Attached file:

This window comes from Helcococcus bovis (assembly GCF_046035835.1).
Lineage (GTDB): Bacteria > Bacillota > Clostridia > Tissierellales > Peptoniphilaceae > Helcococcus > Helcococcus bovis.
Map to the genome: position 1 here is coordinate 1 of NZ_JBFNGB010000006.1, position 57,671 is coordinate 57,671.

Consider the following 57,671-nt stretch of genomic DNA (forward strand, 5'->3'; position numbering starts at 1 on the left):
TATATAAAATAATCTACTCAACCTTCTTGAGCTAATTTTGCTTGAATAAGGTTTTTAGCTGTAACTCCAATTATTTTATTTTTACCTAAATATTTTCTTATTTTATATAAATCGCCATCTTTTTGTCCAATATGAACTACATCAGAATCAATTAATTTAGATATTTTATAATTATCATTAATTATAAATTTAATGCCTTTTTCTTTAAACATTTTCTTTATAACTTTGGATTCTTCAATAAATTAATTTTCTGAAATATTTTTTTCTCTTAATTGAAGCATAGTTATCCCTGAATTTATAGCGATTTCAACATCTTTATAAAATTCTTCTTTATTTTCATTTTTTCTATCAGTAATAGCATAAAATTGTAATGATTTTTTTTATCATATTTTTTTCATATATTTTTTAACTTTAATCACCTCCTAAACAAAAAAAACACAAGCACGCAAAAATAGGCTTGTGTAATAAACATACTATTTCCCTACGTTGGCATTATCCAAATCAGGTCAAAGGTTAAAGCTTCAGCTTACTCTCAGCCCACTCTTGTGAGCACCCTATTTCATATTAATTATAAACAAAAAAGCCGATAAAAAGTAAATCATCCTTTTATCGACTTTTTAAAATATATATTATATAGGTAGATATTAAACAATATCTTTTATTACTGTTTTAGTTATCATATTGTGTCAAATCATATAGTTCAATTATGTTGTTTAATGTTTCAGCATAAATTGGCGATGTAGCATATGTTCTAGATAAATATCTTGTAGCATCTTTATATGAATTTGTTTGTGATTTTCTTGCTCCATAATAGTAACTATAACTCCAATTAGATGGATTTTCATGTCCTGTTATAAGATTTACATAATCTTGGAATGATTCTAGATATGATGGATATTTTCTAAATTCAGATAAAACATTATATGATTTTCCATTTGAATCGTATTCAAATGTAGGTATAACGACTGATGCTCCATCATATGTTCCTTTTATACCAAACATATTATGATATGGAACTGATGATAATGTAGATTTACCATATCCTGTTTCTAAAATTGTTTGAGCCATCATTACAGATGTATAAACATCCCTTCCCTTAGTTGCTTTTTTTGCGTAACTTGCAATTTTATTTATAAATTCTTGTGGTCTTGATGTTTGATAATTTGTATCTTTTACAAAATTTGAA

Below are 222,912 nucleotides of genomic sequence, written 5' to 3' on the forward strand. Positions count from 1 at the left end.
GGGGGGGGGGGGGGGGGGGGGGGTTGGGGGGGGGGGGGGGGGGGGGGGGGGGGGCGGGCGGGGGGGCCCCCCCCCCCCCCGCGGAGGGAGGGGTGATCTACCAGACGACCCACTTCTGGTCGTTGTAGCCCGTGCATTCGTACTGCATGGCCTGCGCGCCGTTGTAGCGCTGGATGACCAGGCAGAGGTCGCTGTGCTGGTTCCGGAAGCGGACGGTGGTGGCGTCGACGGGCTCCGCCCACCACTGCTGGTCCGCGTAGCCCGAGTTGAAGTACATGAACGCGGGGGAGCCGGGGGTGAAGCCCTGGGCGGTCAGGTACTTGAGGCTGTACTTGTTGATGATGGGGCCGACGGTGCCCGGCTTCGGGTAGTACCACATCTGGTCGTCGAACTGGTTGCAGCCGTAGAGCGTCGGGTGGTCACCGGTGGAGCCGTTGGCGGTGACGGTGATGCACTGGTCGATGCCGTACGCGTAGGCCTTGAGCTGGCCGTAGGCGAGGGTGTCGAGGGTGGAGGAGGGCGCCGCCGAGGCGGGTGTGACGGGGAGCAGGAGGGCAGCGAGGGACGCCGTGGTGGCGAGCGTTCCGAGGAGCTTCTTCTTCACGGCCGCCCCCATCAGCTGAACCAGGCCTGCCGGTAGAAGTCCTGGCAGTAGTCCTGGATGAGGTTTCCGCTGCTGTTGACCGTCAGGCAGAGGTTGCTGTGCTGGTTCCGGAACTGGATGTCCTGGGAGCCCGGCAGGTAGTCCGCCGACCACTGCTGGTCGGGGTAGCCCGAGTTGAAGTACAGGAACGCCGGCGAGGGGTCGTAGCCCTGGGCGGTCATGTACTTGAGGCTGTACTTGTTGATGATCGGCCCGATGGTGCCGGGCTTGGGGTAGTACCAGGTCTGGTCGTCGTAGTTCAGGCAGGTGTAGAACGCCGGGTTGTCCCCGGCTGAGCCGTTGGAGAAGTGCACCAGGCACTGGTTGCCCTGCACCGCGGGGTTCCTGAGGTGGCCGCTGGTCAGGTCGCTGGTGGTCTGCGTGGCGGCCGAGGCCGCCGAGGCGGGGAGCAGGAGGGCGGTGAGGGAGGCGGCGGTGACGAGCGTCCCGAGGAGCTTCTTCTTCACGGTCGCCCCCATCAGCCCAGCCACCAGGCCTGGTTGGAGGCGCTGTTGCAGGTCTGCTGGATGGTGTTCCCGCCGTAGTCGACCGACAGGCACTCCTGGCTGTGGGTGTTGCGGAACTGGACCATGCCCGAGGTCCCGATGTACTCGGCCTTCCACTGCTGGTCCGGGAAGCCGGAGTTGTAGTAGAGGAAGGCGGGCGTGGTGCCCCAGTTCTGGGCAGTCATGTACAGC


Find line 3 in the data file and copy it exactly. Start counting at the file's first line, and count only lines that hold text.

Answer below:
Map to the genome: position 1 here is coordinate 1 of NZ_JBFNGB010000006.1, position 57,671 is coordinate 57,671.